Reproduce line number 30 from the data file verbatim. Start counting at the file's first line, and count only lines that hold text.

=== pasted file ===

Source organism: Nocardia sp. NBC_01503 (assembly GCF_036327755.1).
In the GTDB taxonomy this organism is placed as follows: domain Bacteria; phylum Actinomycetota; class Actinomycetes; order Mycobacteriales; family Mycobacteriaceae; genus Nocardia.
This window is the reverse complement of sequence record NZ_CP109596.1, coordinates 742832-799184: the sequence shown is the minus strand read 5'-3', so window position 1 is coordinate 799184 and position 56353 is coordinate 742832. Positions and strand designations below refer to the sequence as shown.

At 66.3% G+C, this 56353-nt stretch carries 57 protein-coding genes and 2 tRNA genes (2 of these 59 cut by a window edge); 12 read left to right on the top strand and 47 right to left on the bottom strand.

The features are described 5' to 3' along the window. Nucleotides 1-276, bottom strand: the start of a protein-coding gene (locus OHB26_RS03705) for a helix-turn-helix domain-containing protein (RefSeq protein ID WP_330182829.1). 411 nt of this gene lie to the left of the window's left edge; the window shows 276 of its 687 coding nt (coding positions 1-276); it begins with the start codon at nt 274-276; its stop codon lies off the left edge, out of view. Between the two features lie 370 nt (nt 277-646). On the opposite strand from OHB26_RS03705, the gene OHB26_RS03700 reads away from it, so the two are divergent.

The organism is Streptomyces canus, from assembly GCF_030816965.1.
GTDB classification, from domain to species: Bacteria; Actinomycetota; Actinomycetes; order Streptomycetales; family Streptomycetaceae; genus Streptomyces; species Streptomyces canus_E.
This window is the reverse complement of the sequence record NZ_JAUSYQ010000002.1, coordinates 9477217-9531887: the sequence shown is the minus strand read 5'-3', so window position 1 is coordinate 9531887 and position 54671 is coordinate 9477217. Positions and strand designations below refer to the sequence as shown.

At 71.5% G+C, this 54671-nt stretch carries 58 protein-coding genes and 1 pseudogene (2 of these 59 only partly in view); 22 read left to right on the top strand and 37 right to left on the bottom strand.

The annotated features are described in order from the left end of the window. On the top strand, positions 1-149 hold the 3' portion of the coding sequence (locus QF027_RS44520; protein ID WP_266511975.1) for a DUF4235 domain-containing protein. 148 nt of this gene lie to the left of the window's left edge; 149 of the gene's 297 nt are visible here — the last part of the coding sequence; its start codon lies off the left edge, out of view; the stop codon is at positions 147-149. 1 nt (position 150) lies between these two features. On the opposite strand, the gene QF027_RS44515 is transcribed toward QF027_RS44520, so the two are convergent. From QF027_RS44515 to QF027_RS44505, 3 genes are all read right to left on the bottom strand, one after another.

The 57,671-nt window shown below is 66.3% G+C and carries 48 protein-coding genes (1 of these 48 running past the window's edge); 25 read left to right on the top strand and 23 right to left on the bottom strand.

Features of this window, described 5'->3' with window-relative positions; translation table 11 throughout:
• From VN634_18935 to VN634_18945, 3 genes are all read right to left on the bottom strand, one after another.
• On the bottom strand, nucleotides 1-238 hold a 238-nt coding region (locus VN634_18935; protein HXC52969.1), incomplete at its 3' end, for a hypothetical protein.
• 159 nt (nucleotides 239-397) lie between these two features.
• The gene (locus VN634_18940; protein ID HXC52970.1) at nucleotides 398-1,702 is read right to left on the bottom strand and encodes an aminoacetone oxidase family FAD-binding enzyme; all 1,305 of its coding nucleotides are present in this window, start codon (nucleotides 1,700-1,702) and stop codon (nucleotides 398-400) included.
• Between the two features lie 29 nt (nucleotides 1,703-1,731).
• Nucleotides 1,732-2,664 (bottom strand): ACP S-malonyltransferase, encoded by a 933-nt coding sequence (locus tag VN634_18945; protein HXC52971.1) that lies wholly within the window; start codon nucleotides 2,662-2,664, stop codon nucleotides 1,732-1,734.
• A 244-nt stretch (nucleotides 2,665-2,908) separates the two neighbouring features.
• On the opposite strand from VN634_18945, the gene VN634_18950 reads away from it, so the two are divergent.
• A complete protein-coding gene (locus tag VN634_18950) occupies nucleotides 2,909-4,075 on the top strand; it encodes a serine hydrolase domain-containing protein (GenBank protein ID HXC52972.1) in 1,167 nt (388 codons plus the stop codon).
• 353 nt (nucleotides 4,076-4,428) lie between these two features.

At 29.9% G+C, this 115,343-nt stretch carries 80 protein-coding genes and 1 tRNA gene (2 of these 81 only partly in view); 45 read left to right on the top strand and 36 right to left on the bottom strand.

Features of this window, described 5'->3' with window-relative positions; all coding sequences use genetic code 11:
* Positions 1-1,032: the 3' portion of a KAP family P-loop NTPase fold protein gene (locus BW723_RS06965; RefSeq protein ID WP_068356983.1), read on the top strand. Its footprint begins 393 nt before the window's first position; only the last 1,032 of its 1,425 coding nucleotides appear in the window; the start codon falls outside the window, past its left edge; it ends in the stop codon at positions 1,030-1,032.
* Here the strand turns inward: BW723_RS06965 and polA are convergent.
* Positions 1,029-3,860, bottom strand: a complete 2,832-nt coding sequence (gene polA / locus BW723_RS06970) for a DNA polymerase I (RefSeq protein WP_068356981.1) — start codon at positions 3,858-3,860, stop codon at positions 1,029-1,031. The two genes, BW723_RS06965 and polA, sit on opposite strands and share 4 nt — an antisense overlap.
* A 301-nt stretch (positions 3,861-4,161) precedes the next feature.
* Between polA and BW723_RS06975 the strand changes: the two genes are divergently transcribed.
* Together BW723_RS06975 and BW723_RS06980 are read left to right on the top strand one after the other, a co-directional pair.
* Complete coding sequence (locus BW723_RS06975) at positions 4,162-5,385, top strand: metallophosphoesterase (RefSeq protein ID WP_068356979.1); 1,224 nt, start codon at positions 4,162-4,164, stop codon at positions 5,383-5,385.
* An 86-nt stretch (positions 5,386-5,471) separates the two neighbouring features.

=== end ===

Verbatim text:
* Together BW723_RS06975 and BW723_RS06980 are read left to right on the top strand one after the other, a co-directional pair.